Both storytelling games and science fiction writing are activities that let us explore possible futures and can inspire bold actions to change the world for the better. So far this year, I’ve run two workshops that combine storytelling and creative writing to imagine positive futures and they’ve been a lot of fun!

The workshops had about 15 participants each and ran for about two hours over Zoom. I ran the first one for Beyond Return and the second for the Foresight Institute’s Existential Hope program, where I brought in Mike Masnick to run the event with me. I’m deeply grateful that they asked me to run the events and that they brought wonderful participants.

The workshops shared a three-part structure that started with two worldbuilding games and ended with a creative writing exercise. The first game was different in each workshop. For the Beyond Return workshop we used a Scarcity / Abundance exercise where participants explore how new abundances create new scarcities and interesting side effects. For the Existential Hope workshop, we used a remix of The Last Hurdle exercise where participants told the story of humanity overcoming existential risks and arriving at overwhelmingly positive futures. Both of these were iterations of exercises from the Positive AI Economic Futures workshop we ran in December 2020.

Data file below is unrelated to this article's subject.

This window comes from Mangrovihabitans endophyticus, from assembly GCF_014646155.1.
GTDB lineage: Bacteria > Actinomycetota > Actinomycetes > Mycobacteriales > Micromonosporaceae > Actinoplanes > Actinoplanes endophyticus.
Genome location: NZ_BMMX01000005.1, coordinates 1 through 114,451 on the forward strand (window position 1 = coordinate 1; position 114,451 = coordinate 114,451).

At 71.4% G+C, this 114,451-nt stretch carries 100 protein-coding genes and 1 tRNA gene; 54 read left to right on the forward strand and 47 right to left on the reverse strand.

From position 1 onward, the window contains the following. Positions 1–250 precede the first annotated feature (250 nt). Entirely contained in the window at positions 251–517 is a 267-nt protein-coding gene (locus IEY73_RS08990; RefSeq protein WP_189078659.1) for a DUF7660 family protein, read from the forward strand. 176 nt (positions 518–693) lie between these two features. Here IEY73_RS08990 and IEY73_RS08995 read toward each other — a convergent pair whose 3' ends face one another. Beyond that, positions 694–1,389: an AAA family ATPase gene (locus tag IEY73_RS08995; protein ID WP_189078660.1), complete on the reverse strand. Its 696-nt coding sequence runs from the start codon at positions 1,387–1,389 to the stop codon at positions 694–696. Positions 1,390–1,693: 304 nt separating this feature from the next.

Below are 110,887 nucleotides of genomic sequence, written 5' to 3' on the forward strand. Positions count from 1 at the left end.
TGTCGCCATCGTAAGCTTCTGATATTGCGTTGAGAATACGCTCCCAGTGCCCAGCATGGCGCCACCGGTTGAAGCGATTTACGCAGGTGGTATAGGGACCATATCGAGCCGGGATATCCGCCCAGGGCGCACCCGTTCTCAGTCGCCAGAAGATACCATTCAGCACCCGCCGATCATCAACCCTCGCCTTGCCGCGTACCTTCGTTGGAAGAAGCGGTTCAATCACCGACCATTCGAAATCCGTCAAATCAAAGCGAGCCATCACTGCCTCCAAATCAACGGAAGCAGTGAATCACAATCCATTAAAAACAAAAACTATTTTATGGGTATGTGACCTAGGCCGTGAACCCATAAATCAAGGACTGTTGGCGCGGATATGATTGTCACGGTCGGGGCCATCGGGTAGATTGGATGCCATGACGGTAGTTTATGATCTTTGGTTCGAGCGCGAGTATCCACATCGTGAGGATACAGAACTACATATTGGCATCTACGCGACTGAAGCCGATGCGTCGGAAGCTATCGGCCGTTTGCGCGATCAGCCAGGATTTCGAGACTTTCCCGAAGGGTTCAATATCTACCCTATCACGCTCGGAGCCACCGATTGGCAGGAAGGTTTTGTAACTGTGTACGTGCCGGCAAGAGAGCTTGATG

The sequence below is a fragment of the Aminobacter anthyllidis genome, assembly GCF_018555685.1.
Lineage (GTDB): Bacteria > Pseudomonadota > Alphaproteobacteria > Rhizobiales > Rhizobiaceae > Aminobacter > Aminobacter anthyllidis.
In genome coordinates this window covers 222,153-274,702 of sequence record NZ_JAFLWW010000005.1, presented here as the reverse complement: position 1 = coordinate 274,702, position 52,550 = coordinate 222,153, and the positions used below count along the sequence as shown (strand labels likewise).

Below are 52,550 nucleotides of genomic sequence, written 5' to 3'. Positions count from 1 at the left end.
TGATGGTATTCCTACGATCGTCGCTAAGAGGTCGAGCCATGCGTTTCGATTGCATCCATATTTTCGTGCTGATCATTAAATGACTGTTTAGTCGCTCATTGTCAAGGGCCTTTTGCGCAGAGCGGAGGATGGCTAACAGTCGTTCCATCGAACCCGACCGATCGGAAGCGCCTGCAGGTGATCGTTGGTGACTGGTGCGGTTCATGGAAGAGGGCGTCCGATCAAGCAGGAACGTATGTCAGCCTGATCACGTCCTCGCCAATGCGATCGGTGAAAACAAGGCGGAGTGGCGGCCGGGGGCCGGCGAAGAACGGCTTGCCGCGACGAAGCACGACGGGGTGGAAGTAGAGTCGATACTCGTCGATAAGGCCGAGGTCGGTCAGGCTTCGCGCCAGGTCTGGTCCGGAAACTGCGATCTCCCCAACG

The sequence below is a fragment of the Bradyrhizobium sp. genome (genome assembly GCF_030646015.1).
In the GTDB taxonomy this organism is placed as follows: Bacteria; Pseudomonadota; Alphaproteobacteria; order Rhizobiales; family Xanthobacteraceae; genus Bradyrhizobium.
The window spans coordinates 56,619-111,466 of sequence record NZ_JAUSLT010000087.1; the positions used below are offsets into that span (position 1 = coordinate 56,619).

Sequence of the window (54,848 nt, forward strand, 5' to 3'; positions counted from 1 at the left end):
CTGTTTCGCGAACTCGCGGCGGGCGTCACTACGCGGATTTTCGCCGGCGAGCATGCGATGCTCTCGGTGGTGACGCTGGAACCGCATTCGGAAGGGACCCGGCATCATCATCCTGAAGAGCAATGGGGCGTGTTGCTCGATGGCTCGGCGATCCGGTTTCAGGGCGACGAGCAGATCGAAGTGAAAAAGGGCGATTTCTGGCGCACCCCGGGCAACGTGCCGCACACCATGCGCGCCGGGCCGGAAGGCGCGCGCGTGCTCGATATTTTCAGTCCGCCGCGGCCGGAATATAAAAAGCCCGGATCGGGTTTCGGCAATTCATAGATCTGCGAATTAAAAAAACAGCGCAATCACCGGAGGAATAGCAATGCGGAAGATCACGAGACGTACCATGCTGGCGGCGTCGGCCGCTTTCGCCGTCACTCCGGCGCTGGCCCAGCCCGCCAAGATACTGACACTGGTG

The second exercise in each event was Premise: Setting, with locations inspired by the themes that emerged in the first exercise. Premise is a game that has players simultaneously adding onto each other’s ideas in format that is a bit exquisite corpse and a bit Mad Libs – the result is always more novel and interesting than any one idea that a person might develop on their own.

The final exercise for the workshops was solo-writing. Participants drew on the locations and ideas from the earlier exercises to craft micro-fiction that explores the workshop’s themes. To focus the exercise, we asked them to create diegetic works that could exist in a broader fictional world – for example, we had players create advertisements, diary entries, ballot propositions, user manuals, emails, and more – all from a fictional perspective.

Both workshops were well received and participants relished the opportunity to collaborate on worldbuilding and engage in focused creative writing. I’m looking forward to iterating on the workshop format and bring it to new audiences. If you’re interested in hosting one, please reach out!